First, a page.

This guy thinks that mass is made up. Indeed, he thinks this of all quantities which cancel out even if there are other equations from which they do not cancel. Mass cancels in discussion of gravitation because the gravitational force is proportional to mass and therefore acceleration, and therefore speed and position, aren’t affected by it. Force is a slightly redundant concept when discussing gravity, although it’d be hard to discuss electrostatics without it. Presumably, therefore, he would be happy to play my game: he drops a 4g mass on my head from a height of one metre. Then, I drop a 2-tonne mass on his head from the same height. Then, assuming he survives, I give him £50. See how strong his faith in a massless universe is.

Essentially, he’s angry with Newton because he’s replaced kÂ² with GM (when I learned this at school I never for a second imagined I’d hear even one person take umbrage with it, and here’s at least the second) and arbitrarily defined another quantity as “force”. He seems to consider this a pointless (and indeed politically motivated, although what the politic in question might be is unclear) obfuscation of Kepler’s elegant theory, which indeed it is, as long as you never want to discuss anything but planetary motion. The moment you want to discuss apples, Kepler’s Laws, brilliant as they are, just don’t apply. One of Newton’s greatest achievments was thinking in terms of general theories, rather than having one theory for planets and a separate Theory of Apples. Furthermore, introducing the concept of “force” (which we could always simply call “rate of change of momentum” which is a physically manifest quantity — although so is force if you want to talk quantum) means that we can then add three other forces and describe the whole of the universe, or at least what Richard Dawkins calls “Middle World”, in a few short equations. That has to be better than knowing how fast planets go, doesn’t it?

Well, you would think. But apparently there is what I shall generously term “some debate” about it.

# Religious Crackpot Of The Month â€” August 2007: Facts For Life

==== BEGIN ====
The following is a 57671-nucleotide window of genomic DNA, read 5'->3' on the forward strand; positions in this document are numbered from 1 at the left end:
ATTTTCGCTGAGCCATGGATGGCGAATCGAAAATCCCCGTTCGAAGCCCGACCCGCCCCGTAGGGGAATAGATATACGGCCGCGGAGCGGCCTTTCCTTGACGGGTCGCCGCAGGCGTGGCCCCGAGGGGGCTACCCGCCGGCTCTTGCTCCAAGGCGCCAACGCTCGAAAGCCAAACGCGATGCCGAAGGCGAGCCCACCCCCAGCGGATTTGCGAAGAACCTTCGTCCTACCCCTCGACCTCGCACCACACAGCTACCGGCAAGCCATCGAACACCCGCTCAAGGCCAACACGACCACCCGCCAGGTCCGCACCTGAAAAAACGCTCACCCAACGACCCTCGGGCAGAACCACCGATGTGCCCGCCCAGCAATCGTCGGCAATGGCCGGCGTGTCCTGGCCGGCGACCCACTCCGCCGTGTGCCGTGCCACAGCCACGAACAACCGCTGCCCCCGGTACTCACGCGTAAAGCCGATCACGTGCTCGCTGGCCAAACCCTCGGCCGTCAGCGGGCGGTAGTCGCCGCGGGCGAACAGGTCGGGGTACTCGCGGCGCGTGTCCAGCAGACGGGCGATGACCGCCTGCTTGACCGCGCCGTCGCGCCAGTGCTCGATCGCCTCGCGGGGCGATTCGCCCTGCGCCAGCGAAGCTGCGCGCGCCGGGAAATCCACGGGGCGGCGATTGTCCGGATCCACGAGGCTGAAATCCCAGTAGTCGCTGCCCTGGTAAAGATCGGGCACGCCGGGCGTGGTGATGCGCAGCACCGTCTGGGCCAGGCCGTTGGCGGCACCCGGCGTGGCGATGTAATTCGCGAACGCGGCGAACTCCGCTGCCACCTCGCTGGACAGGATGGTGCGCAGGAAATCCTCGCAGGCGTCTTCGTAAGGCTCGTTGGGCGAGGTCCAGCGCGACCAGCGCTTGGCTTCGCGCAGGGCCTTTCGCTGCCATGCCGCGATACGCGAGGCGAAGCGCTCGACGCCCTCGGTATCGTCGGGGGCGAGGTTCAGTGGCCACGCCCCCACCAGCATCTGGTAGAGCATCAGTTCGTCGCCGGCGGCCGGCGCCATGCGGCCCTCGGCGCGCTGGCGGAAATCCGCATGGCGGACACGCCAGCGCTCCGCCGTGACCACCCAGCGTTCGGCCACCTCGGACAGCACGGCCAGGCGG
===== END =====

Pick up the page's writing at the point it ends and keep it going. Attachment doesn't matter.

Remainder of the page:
This month’s Religious Crackpot Thereof award goes to a crazy monk whom I met some months ago now. What? Don’t look at me like that; the Nobel Prizes are awarded to stuff that happened years before the date on the certificate. Besides, he was a Hare Krishna, and whoever heard of Hare Krishnas bombing someone for saying bad things about them? This crazy monk, whose name alas I do not know, spotted me when I was some distance away. I knew he was going to talk at me, but I thought, what the hell, what’s the worst that can happen?

# Dave Hitt Is A Twat.

I assume everyone here already knows that I think smoking in public is something that should be banned. Dave Hitt does not. But then, Dave Hitt doesn’t appear to think very much at all.

I found his website (The Hittman Chronicles — I swear, he calls himself “The Hittman”. It would be cute if he wasn’t a fully grown man) through a pro-smoking group’s website that I was looking to email because I’d seen their representative on BBC4 and he was demonstrably a moron. (He was consistently outwitted by a comedian. I think that politicians should be smarter than comedians but they persistantly prove to me that they are not. One wonders if we would be better off putting the comedians in charge for a while. The only problem is that of who’d do the comedy. Certainly politcians aren’t funny. Not on purpose, anyway.)

You may have noticed that both people I’ve mentioned so far who support smoking in public I have dismissed as morons. I want to mention that I don’t consider that they are morons because they disagree with me. In fact, it’s the other way around. They disagree with me because they are morons.